In the calibration of the temperature microsensor, it is also characterized in the same environmental chamber. Resistance measurements are made through a digital multi-meter (Model HP-HEWLETT-PACKARD-3478A). According to the reference [14], the sensitivity of resistive temperature sensor is described as:

α = R a R b R b Δ T
where Ra is resistance value at temperature a °C, Rb is the resistance value at temperature b °C, ΔT is the temperature difference (=a − b). Figure 5 displays the sensor performance with the sensitivity of 2.94 × 10−3 °C−1. In comparison with other works [1517] as shown in Table 2, this resistive temperature sensor achieves remarkable performance. The linear regression of sensor is 0.998, which demonstrates an excellent value.

The measurement results by wireless integration are displayed in Figures 6 to 8. Figure 6 shows the time constant measurement (=RC), which is processed by the microprocessor in the RF module. In order to fairly compare the results between capacitance measurement by LCR meter and RF module, we define a normalized factor Cn as follows:

C n ( T ) = C ( T ) C min   ( T ) C max   ( T ) C min   ( T )

Figure 7 shows that two sets of measurement data are very consistent, indicating that the processing and 8-bit resolution of RF module did a good job.

Figure 8 exhibits the voltage measurement of wireless integration of temperature sensor (through microprocessing and A/D conversion) and it displays that the linear regression of sensor is almost 1, which is close to that of temperature sensor performance. The resolution of temperature sensor is 0.1 °C. Moreover, the wireless measuring distance is 4 m at most and its response time is less than 0.25 s by the test.

3.2. Diagnosis within Fuel Cell

The wireless sensing system is implemented to perform internal diagnosis of a fuel cell. Figure 9 displays the experimental setup of the wireless sensing system and the fuel cell operating system. The fuel supply and humidification equipment provides humidified fuel gas for the three fuel cell stacks. When it begins to generate power as a result of getting fuel gas, the electronic load records the voltage condition of fuel cell and the wireless sensing system detects the internal status of the fuel cell during operation. Figure 10 exhibits the local humidity detection at the anode flow channel inlet within a fuel cell whose operating conditions are a fuel flow rate of 60 mL min−1 and humidification temperature of 70 °C. Flooding is observed after steady output voltage for 28 min. Thus, it is necessary to revise the humidification condition for the fuel cell to improve this situation. Figure 11 demonstrates the performance of fuel cell with and without microsensors. The maximum power density of the fuel cell with and without microsensors are respectively 14.76 mW·cm−2 and 15.90 mW·cm−2, indicating the power loss ratio of 7.17%. Such the power loss ratio is much better than 55% of Lee [18].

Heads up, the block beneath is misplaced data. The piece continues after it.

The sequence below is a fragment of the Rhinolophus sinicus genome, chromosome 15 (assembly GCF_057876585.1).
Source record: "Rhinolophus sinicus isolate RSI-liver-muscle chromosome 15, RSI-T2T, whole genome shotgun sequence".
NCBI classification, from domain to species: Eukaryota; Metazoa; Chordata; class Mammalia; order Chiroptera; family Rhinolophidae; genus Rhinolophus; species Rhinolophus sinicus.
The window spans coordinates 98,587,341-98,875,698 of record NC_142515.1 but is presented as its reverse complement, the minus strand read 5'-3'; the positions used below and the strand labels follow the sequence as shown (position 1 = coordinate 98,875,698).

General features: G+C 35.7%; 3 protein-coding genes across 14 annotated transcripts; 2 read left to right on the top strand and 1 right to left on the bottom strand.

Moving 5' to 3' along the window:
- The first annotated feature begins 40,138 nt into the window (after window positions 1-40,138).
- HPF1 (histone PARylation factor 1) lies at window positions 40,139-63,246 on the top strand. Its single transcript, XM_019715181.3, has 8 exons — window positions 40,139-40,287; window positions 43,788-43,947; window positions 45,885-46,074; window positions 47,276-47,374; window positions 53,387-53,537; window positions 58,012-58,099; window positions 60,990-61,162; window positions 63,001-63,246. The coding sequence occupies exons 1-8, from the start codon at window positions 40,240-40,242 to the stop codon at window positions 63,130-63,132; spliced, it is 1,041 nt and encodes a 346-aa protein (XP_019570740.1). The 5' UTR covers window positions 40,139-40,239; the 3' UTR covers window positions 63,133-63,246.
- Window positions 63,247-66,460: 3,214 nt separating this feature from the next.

4. Conclusions

This study has successfully established a distinctive means for measuring the internal status of a PEMFC. A thin film and flexible capacitive humidity microsensor and a resistive temperature microsensor are fabricated using MEMS processing. The humidity sensor can reach a sensitivity of 0.83 pF%RH−1 and the temperature sensor exhibits a sensitivity of 2.94 × 10−3 °C−1. Furthermore, a portable, lightweight wireless RF module is developed to transmit the sensor signals. Such the design enables the diagnosis of a fuel cell out of the lab. The wireless detection distance reaches 4 m and its response time is less than 0.25 s. The performance tests show that the maximum power density of the fuel with and without microsensors are 14.76 mW·cm−2 and 15.90 mW·cm−2. In other words, the power density loss ratio is only 7.17%. With regard to further applications of the wireless sensing system, it can be integrated with humidification control equipment to achieve the formation of closed loop system so as to carry out the aim of in situ gas humidification management.

We would like to appreciate the financial support from Yen Tjing Ling Industrial Research Institute, R.O.C. (No. 99-SA52). We also want to show our gratitude to NTU NEMS research center, NTNU MOEMS lab, and AVC corporation for access to instruments.

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Figure 1. (a) A schematic view of designed capacitive humidity microsensor; (b) MEMS fabrication process for the humidity microsensor; and (c) Photograph of the humidity microsensor.

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Figure 1. (a) A schematic view of designed capacitive humidity microsensor; (b) MEMS fabrication process for the humidity microsensor; and (c) Photograph of the humidity microsensor.